Kristol has a few interesting points, illustrating a gambit that relies on Dean living two political lives; one for the primary and a second for the general election. "Pivot" is the word Kristol uses, but I question if policy redirection that borders on dishonesty - Dean the Antiwar Candidate tries to come off as Dean the Somewhat Antiwar but Actually Nuanced Partially Pro-War Candidate with Qualifications - can actually work. If Gore, who never strayed too far left in the 2000 campaign, had successfully "pivoted," he would have been beaten Bush by a couple hundred electoral votes.
That didn't happen. Dean as Democratic nominee would carry quite a lot more baggage - and I suspect that news media in 2004, including weblogs, will allow far less spin to succeed. What's interesting is that while downplaying statements and promises he's made in the past year, Howard Dean as nominee would be drawing heavily on his governorship in order to "pivot." Will his record as governor dispel his off-putting, piecemeal nanny-state agenda? Only if he can actually demonstrate a real change in policy; if functionally distant political stances intruded into present time, we'd still consider Dick Gephardt pro-life and George W. Bush a foreign retractionist. But Dean can't have it both ways - and it looks like his substance will always remain on the left.
Michael Ubaldi, December 8, 2003.
The alarm clock flicked on this morning to a Democratic primary report, the announcer mid-sentence in describing Wesley Clark's campaign stop at Cleveland.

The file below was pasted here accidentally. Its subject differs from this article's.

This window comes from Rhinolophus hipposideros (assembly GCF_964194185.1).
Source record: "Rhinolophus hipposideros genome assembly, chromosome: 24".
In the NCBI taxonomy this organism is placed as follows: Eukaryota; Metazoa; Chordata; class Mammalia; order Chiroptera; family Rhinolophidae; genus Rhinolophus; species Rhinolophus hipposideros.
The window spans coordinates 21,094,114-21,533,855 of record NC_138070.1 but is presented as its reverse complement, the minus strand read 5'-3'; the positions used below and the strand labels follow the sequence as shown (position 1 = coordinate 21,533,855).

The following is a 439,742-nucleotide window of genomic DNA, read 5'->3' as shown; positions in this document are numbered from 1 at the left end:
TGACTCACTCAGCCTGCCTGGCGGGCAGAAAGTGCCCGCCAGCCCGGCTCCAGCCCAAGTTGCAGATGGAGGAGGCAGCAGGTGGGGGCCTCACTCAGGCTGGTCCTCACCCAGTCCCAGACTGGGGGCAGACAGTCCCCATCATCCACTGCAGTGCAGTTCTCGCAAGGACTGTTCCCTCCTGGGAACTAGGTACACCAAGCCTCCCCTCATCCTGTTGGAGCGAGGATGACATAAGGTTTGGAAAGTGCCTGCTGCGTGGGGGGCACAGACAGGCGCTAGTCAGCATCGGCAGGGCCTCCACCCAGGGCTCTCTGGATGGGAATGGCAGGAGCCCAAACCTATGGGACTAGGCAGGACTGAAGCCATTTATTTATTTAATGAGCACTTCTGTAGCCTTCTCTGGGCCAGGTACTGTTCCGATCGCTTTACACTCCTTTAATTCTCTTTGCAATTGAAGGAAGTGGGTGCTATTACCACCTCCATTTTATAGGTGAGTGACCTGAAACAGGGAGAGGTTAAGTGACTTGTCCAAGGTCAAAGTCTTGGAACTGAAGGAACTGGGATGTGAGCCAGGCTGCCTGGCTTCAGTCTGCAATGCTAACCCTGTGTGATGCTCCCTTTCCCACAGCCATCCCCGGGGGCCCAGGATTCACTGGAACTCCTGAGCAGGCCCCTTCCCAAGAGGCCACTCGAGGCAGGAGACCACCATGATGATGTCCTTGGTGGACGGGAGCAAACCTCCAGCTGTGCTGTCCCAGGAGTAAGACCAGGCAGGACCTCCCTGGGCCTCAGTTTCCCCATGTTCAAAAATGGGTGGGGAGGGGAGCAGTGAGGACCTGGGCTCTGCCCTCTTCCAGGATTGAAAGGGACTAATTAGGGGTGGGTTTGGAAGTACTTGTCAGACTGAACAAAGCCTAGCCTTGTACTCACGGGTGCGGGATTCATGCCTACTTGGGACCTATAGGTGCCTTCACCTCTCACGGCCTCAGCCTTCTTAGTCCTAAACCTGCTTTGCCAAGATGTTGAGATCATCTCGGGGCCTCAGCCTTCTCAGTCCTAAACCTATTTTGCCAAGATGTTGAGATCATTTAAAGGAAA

One of his aims was, of course, to strip the "richest" Americans - say, the top 10% who shoulder two-thirds of the burden - of their tax cuts. Cue an audio bite from Clark, to the effect of "We've got to teach them that people have to help other people." Wes, son, individual opportunity is what the private sector is for, and the private sector is where all that taxroll-removed income stays.
As if that weren't enough, the announcer dutifully reminded us all of Clark's entry into the American Electoral Car with Square Wheels category. But she didn't call it socialized medicine, CanadaCare, Francapothecary or St. Raphael Waiting List and Centrally Managed Mercy Hospital. No, just "universal healthcare," a euphemism that lifts, for itself, some of the majesty from legitimately noble causes like universal democracy or universal suffrage. Remember, for crying out loud, when Hillary Clinton's socialized plan called for the federal government's strategic apportionment of degrees to doctors? Or the illegality of arbitrary pricing of medical procedures? When few of the public supposedly "want" a Medicare entitlement, why in the world would they vote to surrender everything to Washington?
How any pundit can call the eventual challenger to Bush stiff competition, especially when none of them has adopted Bill Clinton's disciplined centrist platform and no right-of-center third party candidate looks poised to take 20 percent of the 2004 vote, is beyond me. Might a Democrat, campaigning hard for the far left base "move to the center" in the general election? Not when the broadcast triumvirate has lost its monopoly on newsmaking. I'm surprised, Peter Jackson blockbusters notwithstanding, that the Democratic presidential candidates have remained "Dwarves" to hecklers. What about N‚zgul? Ringwraiths? The Nine: Neither totally unserious nor ably electable. John Breaux, Joe Biden, Zell Miller, we hardly knew ye.